There’s an intriguing line in the new Credit Suisse and McKinsey & Co. report on the growing interest among institutional investors for financial products that protect ecosystems, drive sustainable commodity production or reduce carbon emissions.
Among mainstream investors, the report says, “The conservation impact of a product is generally of little importance.”
The report, “From Niche to Mainstream: The Building of an Institutional Asset Class,” forecasts a private investment opportunity for conservation finance products of $200 billion to $400 billion over the next five years. That’s a huge ramp from today’s annual private investment of $10 billion or so, though still well short of the estimated $300 billion in private investment needed each year to preserve healthy ecosystems and the clean air, fresh water, and species diversity they generate.
If not conservation itself, what’s driving that interest? According to the report: positive yields, even if small, that are uncorrelated with swings in the broader market. Because natural resources, such as forests or fresh water, are generally independent from macroeconomic factors, the reports suggests, conservation assets are a way to diversify from stocks and bonds.
Looking for Edge
“In the current environment, investors are looking for an edge to drive excess returns – and many investors are increasingly seeing conservation impact investing as a way to achieve substantial environmental and social impact alongside market-rate financial returns,” Credit Suisse’s CEO, Tidjane Thiam, writes in the introduction to the report.
Last year’s flat market performance, combined with the new year’s stock swoon has only accelerated the search for low-risk, diversified assets. “For institutional investors, the risk-return profile of a product outweighs any other characteristics,” according to the report. “Low correlation with other asset classes helps ensure a diversification effect. The conservation impact of a product is generally of little importance.”
The report, a follow-on to Credit Suisse’s 2014 report, “Moving Beyond Donor Funding Toward an Investor-Driven Approach,” argues that conservation financing is ready to move beyond early-stage deals and novel concepts that require concessionary capital and operational support. Attracting large commitments of institutional capital requires mature business models that generate the stable revenues needed to attract mature debt and equity.
The researchers identified “a growing pipeline of in-the-money projects that are ready for scaling.” Sustainable agriculture, ecotourism and sustainable seafood, for example, all are outgrowing traditional segments in their markets. The market for FSC-certified forest products is expected to quadruple in the next five years to more than $200 billion.
The new report comes on the eve of the third annual conservation finance conference to be held Thursday at Credit Suisse’s New York offices. (For a recap of last year’s conference, see “Making Nature Pay: Bankers Work to Finance Conservation at Scale,” and watch the video.)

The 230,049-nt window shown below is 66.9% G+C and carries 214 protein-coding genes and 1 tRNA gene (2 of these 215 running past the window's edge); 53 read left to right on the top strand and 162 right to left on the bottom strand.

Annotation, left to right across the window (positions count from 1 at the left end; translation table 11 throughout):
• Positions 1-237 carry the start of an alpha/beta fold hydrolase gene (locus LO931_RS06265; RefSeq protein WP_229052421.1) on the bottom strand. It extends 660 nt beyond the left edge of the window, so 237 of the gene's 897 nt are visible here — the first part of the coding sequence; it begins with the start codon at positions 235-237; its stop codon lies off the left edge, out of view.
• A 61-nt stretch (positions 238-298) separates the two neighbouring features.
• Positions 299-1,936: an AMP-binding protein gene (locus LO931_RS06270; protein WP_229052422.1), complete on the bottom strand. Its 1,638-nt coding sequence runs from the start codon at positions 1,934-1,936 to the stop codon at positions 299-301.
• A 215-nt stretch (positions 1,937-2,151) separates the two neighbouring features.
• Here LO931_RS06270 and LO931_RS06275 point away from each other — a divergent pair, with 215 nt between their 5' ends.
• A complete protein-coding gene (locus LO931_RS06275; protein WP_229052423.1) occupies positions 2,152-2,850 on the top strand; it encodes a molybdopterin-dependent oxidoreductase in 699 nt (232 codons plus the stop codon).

Replication and Aggregation
The report lays out two hypothetical models for aggregating such viable products into large-scale institutional investment vehicles. The first replicates established projects — say fisheries-management in marine-protected areas — and finances them across multiple geographies. The second bundles together multiple projects with varying risk-return profiles.
A hypothetical $200 million “Mature Conservation Markets Fund,” for example, could invest in 10 to 20 projects in the most mature conservation markets, such as sustainable forestry, sustainable agriculture, and ecotourism. The fund could generate financial returns of 10 to 15 percent from the sale of sustainably harvested timber or cocoa, as well as carbon credits and other “payments for ecosystem service.”
With premium prices for certified sustainable products, the report says, “These are just smart, economically attractive business opportunities waiting for mindful capital infusions and project developers.”
The second model builds on the growth of “green bonds” issued by the World Bank and other multilateral finance institutions as well as cities, states and corporations. Most of the bonds have funded energy and other infrastructure, but a small number are funding conservation-related projects as well.
The report proposes an “Ecosystem Green Bond” that would support multiple conservation-related activities within a large-scale ecosystem, such as a system of national parks or marine reserves. The sources of repayment would include cashflow-generating activities, such as user fees. To reduce risk, government or an international finance institution would guarantee full or partial repayment. Coupon payments would be consistent with the issuer’s credit rating.
“Iconic ecosystems, such as the Great Barrier Reef, require substantial financial resources for their long-term protection,” said Fabian Huwyler, Credit Suisse’s vice president for sustainability affairs and co-author of the report. “A green bond would be the natural solution to this particular funding challenge.”
Over time, the report suggests, conservation investments may become standard fixed-income, venture capital or alternative investments that easily fit in the portfolios of institutional, high-net-worth and even retail investors interested in large-scale, high-impact ecosystem conservation.
Credit Suisse has been a sponsor of ImpactAlpha.